Burning Firewood More Efficiently

January 19th, 2009 | Filed under: Chimneys, Fire Safety, Fireplaces & Woodstoves |

Since 1988 new woodstoves have had to meet federal regulations regarding efficiency and pollution production - resulting in “EPA Approved” stoves that use a variety of methods to lower emissions and increase efficiency. These stoves use advanced design, catalytic combustors, and re-burners to “burn-off” the smoke produced by the initial combustion of wood.

Smoke is wasted fuel from a wood fire - in fact a cleanly burning EPA Approved woodstove operating correctly will give off little more than a transparent vapor cloud - with no real amount of smoke escaping the stove. That’s because the smoke itself is burned within the stove - resulting in better efficiency and greater heat output from the same amount of wood.

The BEST method to increase your woodburning efficiency is to get rid of your old, smokey insert or freestanding woodstove, and properly install one of these newer stoves.

Besides a re-vamp on your appliance, there are a few other things you can do to produce hotter fires, which produce less creosote and smoke, and burn more cleanly with greater heat output.

The single most important factor is the dryness of your firewood. Seasoned firewood contains much less water than “green” firewood - so the fire doesn’t waste it’s energy steaming off the water content, and more heat is available for complete combustion of the smoke. (See FeN #003 about firewood seasoning tips.) Seasoned firewood is easier to start, and will help keep the stove temperatures hot - to lessen the amount of smoke released up the connector pipe.

Another important part of efficient woodburning is to allow plenty of combustion air to enter the stove. Become familiar with the air inlets on your stove - this is usually the best area of the stove to ignite the kindling when first starting your fire. Once the fire is started, give it plenty of air for 15 to 30 minutes - allowing the stove and wood to heat-up and a bed of coals to start forming.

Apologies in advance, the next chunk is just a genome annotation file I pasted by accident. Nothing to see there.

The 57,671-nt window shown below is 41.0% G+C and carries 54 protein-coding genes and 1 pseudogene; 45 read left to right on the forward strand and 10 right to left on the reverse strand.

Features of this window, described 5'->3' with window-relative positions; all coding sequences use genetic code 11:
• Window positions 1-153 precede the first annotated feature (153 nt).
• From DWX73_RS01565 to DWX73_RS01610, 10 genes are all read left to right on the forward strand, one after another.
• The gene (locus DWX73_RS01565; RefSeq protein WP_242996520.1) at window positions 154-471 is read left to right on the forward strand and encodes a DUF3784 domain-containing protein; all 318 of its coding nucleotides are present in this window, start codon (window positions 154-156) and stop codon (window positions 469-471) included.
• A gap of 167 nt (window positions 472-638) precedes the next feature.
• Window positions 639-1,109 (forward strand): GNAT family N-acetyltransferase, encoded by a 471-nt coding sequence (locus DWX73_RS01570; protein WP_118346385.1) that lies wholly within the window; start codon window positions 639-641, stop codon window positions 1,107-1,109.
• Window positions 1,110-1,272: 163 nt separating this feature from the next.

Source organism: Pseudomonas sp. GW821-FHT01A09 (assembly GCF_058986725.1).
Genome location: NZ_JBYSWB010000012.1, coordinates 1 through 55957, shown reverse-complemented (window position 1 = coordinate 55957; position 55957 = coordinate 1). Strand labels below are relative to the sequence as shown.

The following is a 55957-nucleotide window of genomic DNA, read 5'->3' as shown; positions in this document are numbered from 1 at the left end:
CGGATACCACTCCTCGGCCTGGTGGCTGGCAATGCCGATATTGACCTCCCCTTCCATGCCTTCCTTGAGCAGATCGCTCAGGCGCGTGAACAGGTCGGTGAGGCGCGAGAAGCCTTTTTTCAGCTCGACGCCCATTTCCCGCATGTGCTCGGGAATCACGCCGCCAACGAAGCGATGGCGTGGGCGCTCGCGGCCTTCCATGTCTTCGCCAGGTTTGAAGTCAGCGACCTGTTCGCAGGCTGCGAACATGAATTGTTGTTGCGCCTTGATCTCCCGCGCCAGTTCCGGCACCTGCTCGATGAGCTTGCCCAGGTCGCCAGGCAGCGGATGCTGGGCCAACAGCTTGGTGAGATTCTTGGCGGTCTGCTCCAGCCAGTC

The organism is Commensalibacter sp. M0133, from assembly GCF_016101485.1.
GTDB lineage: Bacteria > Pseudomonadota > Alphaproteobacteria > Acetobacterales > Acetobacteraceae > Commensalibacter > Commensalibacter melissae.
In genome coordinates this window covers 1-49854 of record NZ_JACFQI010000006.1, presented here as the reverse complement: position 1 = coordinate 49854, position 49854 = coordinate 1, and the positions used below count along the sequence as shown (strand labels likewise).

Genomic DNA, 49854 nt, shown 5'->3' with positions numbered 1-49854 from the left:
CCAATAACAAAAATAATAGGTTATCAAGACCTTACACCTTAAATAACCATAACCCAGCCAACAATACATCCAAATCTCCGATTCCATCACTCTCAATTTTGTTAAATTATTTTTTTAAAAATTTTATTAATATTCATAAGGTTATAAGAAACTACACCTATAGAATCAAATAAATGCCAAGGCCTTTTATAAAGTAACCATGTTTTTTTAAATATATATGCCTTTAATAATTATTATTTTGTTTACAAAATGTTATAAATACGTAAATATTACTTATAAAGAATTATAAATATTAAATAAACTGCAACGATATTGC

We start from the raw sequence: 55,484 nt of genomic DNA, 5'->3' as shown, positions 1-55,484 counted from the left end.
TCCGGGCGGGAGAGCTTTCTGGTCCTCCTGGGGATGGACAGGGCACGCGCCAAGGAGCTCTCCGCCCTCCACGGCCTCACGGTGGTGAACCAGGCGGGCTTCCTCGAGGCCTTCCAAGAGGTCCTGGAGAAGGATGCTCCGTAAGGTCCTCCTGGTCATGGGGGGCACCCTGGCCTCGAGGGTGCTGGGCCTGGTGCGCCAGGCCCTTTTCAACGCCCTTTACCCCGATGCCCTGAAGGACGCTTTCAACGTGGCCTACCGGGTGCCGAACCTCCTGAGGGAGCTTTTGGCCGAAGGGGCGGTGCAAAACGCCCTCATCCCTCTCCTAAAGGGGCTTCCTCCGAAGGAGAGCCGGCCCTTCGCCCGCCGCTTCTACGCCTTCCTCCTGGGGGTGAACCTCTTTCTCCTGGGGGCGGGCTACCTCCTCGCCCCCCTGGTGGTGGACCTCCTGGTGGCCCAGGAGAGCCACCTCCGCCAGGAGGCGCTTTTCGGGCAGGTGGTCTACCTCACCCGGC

For hot “flash-fires” - intended to give off lower heat levels over several hours - load your stove in a small stack, loose criss-cross fashion, leaving plenty of space for air to flow into and around the stack. You want to get the fire hot and bright. Cut back on the air inlets as the fire progresses - but never enough to smolder the flames. When you have a hot bed of glowing coals, cut the air back enough to keep them hot and radiating heat. Repeat this process as needed to keep the house at the temperature you feel is comfortable.

For extended heating, and when you want to maximize heat output - start your fire like you would the flash fire - and when you get down to a hot bed of coals, load plenty of wood on the sides and on top of the bed of coals, concentrating the heat in a “pocket” of fresh firewood. This will sustain the fire and maximize heat output. Add wood around and over the “pocket” as needed to keep the heat concentrated.

To get a longer-lasting fires - burn your wood from the top-down. This is an ancient method of woodburning in Europe and is “catching on” here in the States. Basically you build your fire up-side down, with the split log base, working progressively smaller sections of firewood in a criss-cross manner to the top where you put you kindling. The only problem is that it’s less common to find the finely split wood needed for the center section of the stack - in America we just cut and split into large sections. Some experienced woodburners are finding the top-down method of burning is much more efficient, with long-lasting burns - a 18 inch stack can burn hot up to 4 hours without needing to be refueled.

Following these simple tips can help increase the efficiency of your woodstove or fireplace, decrease emissions, and warm you longer.


3 Comments on “Burning Firewood More Efficiently”

  1. 1 Eppi said at 1:49 PM on February 18th, 2009:

    Wow! Interesting, especially the top-down approach. Am sending copies of this article to some firewood retailers in the area. Great opportunity to revise current woodsplitting practices, educate and market to those of us who do not chop our own wood.

    Thanks!!

  2. 2 TinderPro said at 6:22 PM on May 12th, 2009:

    I’m a firewood supplier and I am always looking for tips to help out my customers. Thanks for the article! What do you suppose the recommended size of these smaller sections of wood should be? If you cut too small they’re going to burn pretty quickly.. Thanks!

  3. 3 Gmfirewood.com said at 2:59 PM on June 29th, 2011:

    This is great info, i will be sending it out to my customers< thanks


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